We illustrated this approach using a case study of offshore aquaculture development – the farming of aquatic plants and animals in ocean waters – along the coast of southern California. In our study, we modeled the production and profitability of different types of aquaculture farms – growing mussels, seaweed, and fish – and modeled farms’ interactions with a wild capture fishery as well as associated impacts on the health of seafloor ecosystems, the risk of fish disease outbreaks, and alteration of scenic views for coastal residents and visitors. We then identified optimal spatial plans for balancing aquaculture development with other management objectives.

Importantly, we found that at relatively low levels of development (less than 50 km2 of offshore farms), strategic spatial planning can allow for aquaculture development that will result in very significant quantities of seafood and revenue, with no or very minimal impacts to existing uses and the environment.   

MEAM: What is new about this approach?

Lester and White: Previous analytical approaches for guiding marine spatial planning often combine different management objectives into a single metric (e.g., summing impacts to multiple fisheries into a single fisheries impact metric), which can compromise precision compared with a comprehensive approach that considers each objective’s response individually. Our approach quantifies seven distinct management objectives and evaluates the interactions among them (three types of aquaculture, a wild-capture fishery, benthic health, viewshed quality, and disease risk). Also, our approach is flexible, such that in future case studies it can be expanded or contracted to fit the number of objectives pertinent to each case study.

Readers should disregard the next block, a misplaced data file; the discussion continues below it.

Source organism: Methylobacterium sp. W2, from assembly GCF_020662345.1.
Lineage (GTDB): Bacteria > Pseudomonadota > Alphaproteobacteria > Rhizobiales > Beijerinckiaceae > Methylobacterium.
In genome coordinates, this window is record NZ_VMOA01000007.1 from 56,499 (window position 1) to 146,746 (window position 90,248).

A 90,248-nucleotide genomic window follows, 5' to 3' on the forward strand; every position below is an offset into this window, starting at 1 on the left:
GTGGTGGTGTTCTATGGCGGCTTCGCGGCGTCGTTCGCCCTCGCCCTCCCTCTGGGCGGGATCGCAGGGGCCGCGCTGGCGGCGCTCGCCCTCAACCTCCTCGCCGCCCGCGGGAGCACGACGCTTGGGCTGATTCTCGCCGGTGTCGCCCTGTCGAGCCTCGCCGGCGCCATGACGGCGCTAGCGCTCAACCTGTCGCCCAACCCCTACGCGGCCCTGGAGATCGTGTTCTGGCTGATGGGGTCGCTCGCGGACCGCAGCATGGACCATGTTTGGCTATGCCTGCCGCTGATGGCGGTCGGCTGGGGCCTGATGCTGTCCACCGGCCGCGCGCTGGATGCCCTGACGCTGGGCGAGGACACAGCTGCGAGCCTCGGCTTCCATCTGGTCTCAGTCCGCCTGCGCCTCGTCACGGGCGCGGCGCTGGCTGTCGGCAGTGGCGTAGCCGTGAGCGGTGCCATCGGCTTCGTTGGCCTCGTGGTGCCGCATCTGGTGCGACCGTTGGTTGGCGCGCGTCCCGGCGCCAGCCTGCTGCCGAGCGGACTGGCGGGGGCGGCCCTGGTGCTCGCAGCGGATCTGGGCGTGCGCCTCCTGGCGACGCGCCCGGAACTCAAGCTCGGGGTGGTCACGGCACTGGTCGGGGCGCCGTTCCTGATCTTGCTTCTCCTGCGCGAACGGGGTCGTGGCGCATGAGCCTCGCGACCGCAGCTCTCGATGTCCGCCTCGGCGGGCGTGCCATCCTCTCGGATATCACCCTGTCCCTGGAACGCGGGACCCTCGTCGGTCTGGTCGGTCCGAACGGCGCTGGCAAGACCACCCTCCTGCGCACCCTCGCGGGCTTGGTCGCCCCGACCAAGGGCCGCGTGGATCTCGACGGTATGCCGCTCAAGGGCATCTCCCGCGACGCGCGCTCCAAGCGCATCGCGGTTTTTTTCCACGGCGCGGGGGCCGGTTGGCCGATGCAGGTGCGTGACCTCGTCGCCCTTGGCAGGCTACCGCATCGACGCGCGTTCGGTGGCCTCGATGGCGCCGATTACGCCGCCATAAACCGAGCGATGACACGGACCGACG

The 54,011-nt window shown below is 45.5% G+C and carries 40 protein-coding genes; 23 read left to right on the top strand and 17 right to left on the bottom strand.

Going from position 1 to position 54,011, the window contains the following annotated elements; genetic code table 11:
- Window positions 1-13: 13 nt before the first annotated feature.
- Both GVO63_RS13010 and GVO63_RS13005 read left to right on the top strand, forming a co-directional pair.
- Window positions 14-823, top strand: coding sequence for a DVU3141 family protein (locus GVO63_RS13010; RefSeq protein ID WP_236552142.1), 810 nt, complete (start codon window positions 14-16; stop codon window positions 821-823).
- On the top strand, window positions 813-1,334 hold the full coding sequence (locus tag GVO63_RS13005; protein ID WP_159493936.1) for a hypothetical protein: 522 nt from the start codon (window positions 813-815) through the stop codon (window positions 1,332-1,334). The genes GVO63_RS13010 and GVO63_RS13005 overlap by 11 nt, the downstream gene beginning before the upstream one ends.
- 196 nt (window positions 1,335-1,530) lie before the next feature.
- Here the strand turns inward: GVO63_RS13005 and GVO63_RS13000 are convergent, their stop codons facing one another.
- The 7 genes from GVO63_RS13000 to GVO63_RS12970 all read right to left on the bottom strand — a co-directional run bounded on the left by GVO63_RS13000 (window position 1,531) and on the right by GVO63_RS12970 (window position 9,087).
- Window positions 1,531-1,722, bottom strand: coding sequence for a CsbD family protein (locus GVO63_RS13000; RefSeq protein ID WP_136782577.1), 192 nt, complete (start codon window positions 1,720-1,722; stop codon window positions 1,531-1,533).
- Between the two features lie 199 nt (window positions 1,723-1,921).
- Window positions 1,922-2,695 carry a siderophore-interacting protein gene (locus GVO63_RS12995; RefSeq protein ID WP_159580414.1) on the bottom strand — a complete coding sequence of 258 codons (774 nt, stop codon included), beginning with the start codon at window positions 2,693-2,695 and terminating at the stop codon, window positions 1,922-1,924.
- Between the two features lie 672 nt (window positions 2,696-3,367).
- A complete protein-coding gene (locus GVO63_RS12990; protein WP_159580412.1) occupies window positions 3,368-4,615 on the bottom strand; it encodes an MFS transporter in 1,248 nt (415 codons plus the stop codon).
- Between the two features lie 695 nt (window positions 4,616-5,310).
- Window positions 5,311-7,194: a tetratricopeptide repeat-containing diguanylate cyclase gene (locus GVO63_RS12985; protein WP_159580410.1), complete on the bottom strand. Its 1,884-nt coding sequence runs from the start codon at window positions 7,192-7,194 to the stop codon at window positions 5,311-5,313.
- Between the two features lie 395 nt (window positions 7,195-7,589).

Previous approaches also typically site sectors or activities one at a time, instead of siting them in coordination. Our approach enables the simultaneous siting of three types of aquaculture.

Lastly, other approaches tend to consider tradeoffs among management objectives only implicitly (e.g., by trying to avoid areas of overlap of ocean use, without explicitly quantifying how the uses will respond to a specific development plan). In contrast, our approach derives optimal spatial plans by using an analytically-defined objective function that considers explicitly the response of each sector or objective.

While some previous approaches have incorporated one or two of these advances, our study is the first to utilize all three together.